CT Scans of Smokers Cut Lung Cancer Deaths 20%

CT Scans of Smokers Cut Lung Cancer Deaths by 20%

Nov. 4, 2010 — Low-dose helical computed tomography (CT) scans beat out standard chest X-rays in reducing lung cancer deaths in smokers and past smokers. That’s according to the initial results of a large-scale government study on lung cancer screening released today.

”There was a 20% reduction in lung cancer mortality when you compared CT to X-ray,” says Constantine Gatsonis, PhD, a lead statistician in the analysis for the study and a professor of biostatistics at Brown University in Providence, R.I.

Sponsored by the National Cancer Institute, the National Lung Screening Trial (NLST) was halted early after the trial’s independent Data and Safety Monitoring Board notified the NCI that the data accumulating made it clear that the CT technology for lung cancer screening was superior to the standard X-ray in reducing deaths from lung cancer.

A letter dated Nov. 4 was sent to inform the more than 53,000 trial participants, all current or former heavy smokers aged 55 to 74, of the results.

“I would classify it as moderate,” Christine Berg, MD, NLST, project officer for the Lung Screening Study at NCI, says of the 20% reduction.

Even so, she tells WebMD, medical organizations that issue screening guidelines are expected to “take this information very seriously.”

Currently, she says, no major medical organizations that typically suggest screening guidelines for primary health care providers have issued recommendations for heavy smokers who don’t have symptoms of lung cancer.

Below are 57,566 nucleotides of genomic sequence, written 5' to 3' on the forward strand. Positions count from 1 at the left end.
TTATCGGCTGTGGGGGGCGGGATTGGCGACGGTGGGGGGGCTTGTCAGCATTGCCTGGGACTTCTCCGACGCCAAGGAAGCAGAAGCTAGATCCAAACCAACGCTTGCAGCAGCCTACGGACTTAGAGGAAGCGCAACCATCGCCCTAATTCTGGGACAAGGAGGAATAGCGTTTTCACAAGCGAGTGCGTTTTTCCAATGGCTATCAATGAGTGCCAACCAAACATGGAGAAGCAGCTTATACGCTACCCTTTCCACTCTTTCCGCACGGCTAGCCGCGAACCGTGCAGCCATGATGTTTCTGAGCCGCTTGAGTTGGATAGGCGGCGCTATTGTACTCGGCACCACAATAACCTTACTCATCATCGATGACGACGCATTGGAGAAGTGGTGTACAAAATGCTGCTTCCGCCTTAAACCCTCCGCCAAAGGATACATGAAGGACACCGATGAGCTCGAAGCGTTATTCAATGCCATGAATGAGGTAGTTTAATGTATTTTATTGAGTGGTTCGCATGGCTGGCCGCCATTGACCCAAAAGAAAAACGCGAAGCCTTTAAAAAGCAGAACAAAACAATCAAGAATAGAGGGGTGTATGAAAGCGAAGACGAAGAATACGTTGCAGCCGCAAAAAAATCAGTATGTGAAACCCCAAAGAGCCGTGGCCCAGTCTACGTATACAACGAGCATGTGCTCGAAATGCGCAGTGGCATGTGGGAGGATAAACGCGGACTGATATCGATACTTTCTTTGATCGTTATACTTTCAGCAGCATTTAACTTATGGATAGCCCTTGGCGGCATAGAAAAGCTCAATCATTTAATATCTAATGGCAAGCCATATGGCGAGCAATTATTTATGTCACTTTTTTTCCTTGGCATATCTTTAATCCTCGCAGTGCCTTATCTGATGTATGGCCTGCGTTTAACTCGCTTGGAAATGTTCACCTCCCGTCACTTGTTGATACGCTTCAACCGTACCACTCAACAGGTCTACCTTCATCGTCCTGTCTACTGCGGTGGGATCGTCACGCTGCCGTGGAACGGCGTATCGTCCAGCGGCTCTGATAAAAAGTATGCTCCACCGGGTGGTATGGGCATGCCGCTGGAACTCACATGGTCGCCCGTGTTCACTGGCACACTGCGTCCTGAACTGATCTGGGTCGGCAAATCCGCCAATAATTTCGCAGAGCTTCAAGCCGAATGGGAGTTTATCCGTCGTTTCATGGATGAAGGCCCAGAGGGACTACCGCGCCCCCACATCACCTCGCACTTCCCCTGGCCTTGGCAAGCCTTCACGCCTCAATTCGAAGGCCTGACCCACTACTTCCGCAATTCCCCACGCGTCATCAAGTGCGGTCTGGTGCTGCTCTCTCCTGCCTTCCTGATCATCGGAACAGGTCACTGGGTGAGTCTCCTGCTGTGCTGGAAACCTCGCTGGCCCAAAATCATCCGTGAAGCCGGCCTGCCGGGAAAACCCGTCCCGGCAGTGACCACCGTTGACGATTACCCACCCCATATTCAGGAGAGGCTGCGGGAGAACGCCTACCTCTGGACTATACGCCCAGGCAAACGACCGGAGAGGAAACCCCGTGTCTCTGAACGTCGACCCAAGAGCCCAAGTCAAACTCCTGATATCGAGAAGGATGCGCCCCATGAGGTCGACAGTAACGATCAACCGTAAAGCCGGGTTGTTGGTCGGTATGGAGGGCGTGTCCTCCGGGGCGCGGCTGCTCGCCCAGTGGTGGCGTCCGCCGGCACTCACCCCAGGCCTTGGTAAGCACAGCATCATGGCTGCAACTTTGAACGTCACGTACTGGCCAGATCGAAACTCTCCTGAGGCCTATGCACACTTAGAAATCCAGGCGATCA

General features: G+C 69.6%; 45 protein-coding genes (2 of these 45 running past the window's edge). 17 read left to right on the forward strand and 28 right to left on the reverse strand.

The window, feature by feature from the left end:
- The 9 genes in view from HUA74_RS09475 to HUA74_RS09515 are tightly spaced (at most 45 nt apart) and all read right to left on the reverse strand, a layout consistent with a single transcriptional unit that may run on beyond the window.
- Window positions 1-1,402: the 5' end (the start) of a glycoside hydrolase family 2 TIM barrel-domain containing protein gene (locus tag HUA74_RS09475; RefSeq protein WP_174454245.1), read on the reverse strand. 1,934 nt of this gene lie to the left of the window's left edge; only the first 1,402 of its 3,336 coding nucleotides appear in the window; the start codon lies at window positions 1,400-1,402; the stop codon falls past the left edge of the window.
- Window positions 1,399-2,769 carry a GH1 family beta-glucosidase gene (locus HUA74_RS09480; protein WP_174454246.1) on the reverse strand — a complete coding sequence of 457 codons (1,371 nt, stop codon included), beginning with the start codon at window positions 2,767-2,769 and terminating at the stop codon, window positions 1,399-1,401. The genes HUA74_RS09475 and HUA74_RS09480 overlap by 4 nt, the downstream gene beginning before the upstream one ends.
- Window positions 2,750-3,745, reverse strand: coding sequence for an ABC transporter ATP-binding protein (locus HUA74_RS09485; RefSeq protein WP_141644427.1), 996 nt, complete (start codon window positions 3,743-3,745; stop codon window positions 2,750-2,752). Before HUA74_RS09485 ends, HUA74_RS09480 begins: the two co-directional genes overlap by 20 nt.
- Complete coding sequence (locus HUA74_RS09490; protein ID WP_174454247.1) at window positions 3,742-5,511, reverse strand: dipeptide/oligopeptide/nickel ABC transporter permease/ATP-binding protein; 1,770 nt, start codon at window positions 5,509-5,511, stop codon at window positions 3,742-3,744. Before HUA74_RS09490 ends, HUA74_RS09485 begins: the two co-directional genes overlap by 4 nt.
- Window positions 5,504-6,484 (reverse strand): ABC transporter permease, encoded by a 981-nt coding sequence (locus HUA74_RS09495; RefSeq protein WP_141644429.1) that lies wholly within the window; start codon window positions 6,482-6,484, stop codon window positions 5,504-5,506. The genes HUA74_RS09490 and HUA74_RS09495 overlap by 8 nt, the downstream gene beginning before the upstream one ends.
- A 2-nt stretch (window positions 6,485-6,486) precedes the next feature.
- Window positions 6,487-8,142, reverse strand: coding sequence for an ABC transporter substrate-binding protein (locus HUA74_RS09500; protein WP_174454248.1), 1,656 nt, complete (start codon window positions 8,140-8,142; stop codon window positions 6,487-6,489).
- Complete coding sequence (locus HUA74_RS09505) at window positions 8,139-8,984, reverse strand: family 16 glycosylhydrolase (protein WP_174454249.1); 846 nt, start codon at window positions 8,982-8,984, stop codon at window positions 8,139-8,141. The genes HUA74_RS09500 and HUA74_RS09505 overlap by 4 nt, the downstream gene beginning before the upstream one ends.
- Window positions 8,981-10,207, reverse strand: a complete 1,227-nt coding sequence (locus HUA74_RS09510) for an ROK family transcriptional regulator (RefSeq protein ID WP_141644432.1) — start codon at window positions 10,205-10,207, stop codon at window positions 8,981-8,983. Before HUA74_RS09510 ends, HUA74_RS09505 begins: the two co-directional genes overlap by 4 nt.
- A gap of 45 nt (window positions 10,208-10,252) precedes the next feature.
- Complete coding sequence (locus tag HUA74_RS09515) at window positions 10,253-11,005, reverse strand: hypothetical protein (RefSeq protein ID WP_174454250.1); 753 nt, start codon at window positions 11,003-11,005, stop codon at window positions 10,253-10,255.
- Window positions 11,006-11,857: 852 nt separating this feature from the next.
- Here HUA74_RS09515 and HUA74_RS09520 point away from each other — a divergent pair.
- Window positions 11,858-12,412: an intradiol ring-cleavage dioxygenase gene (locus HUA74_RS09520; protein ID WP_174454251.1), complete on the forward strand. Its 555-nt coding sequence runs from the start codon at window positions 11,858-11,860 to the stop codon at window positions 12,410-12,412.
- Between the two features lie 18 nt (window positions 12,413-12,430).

More than 222,000 people in the U.S. are expected to be diagnosed with lung cancer and cancer of the bronchus this year, according to the NCI, with 157,300 deaths expected.

More than 94 million current and former smokers in the U.S. are at high risk for lung cancer, the NCI says.

A Visual Guide to Lung Cancer

Lung Cancer Screening: Trial Details

Chest X-ray and low-dose helical CT scans (also called spiral CT) have both been used to find lung cancer early. But in the NLST, investigators were looking at which way of detecting lung cancer reduced death rates more.

The trial, launched in 2002, examined more than 53,000 former or current heavy smokers who had a history of at least 30 ”pack-years” but no symptoms or signs of lung cancer when they entered the trial.

Pack-years are computed by multiplying the average number of packs of cigarettes smoked per day by the number of years a person has smoked. A person who smokes a pack a day for 30 years, for instance, or 2 packs for 15 years, has a 30 pack-year history.

Participants were assigned randomly to either a low-dose helical CT or standard chest X-ray group and were given the same test annually for three years.

Lung Cancer Screening: Trial Results

When the researchers analyzed the results to date in late October, they found that the benefit of CT scans was clear.

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